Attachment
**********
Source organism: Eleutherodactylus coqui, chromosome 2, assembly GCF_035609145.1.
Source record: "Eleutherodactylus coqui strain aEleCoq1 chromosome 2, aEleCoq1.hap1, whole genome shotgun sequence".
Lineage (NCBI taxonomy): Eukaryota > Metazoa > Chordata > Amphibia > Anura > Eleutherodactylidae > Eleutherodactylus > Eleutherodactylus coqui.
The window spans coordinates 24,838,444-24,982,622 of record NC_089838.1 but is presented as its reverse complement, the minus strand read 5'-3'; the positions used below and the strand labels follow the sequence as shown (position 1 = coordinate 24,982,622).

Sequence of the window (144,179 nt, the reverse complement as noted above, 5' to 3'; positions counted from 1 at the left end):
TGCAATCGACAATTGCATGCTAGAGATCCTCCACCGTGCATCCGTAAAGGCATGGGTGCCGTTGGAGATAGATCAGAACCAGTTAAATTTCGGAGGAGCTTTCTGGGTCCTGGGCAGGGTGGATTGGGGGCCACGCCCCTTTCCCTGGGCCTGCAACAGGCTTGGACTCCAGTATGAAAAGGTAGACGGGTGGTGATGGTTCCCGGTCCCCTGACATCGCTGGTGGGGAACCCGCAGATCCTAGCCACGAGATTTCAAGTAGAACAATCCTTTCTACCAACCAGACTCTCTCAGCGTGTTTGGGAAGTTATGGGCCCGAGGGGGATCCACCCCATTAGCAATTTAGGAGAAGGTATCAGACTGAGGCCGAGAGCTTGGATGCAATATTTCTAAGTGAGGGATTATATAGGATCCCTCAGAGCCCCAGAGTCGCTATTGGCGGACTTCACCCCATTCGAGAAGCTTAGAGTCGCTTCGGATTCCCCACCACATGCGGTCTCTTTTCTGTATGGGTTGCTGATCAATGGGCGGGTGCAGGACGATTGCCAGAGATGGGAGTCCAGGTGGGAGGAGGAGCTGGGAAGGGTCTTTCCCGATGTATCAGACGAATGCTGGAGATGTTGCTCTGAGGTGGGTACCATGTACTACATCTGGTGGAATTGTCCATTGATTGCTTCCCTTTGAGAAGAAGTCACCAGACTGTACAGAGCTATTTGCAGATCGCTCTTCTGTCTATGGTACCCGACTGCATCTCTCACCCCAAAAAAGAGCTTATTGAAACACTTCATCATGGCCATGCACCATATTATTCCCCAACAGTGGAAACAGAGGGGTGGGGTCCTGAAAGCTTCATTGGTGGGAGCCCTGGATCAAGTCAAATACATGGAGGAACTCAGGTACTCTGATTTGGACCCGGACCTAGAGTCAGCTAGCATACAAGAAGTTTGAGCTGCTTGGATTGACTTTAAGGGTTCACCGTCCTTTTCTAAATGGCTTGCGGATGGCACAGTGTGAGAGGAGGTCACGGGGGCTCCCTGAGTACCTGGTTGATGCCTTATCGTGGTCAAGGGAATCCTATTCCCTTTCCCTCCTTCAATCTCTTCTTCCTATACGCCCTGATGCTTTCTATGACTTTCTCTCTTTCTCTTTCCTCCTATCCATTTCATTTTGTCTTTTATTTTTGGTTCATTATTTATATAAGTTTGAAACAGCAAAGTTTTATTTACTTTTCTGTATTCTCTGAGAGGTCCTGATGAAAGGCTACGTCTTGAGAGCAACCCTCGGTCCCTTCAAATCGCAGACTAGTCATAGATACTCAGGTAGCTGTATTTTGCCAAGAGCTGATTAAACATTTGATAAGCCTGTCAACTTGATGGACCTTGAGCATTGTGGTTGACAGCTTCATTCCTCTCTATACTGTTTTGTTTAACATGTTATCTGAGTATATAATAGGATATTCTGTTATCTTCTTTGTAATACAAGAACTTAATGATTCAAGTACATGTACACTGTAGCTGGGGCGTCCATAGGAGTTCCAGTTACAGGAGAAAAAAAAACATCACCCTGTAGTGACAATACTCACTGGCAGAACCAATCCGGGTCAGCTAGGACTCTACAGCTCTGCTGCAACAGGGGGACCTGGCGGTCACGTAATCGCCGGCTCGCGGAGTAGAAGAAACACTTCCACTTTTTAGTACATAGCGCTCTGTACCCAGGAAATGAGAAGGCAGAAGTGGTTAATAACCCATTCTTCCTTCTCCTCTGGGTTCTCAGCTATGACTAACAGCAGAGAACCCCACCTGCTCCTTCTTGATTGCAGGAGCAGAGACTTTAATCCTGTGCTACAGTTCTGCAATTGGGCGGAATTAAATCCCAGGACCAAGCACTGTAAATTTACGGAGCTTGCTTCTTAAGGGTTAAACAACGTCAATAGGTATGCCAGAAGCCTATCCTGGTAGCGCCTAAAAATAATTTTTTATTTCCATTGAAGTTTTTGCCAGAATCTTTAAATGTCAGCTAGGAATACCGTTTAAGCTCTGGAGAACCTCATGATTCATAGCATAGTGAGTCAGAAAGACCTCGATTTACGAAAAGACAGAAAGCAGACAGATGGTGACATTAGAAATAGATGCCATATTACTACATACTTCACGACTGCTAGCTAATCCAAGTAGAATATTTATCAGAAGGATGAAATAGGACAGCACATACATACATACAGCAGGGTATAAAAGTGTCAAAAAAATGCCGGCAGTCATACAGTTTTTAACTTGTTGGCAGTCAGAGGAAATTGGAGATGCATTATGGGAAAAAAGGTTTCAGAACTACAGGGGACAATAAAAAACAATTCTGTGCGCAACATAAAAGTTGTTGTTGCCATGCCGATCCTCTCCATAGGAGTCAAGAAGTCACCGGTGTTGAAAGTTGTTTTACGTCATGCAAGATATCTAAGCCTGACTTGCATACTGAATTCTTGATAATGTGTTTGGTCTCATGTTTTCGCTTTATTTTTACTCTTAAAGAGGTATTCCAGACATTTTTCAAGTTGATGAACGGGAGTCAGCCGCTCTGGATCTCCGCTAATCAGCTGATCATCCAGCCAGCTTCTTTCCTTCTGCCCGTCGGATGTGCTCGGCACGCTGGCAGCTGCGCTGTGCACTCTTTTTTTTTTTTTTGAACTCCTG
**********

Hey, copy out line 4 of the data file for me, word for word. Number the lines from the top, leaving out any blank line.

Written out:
The window spans coordinates 24,838,444-24,982,622 of record NC_089838.1 but is presented as its reverse complement, the minus strand read 5'-3'; the positions used below and the strand labels follow the sequence as shown (position 1 = coordinate 24,982,622).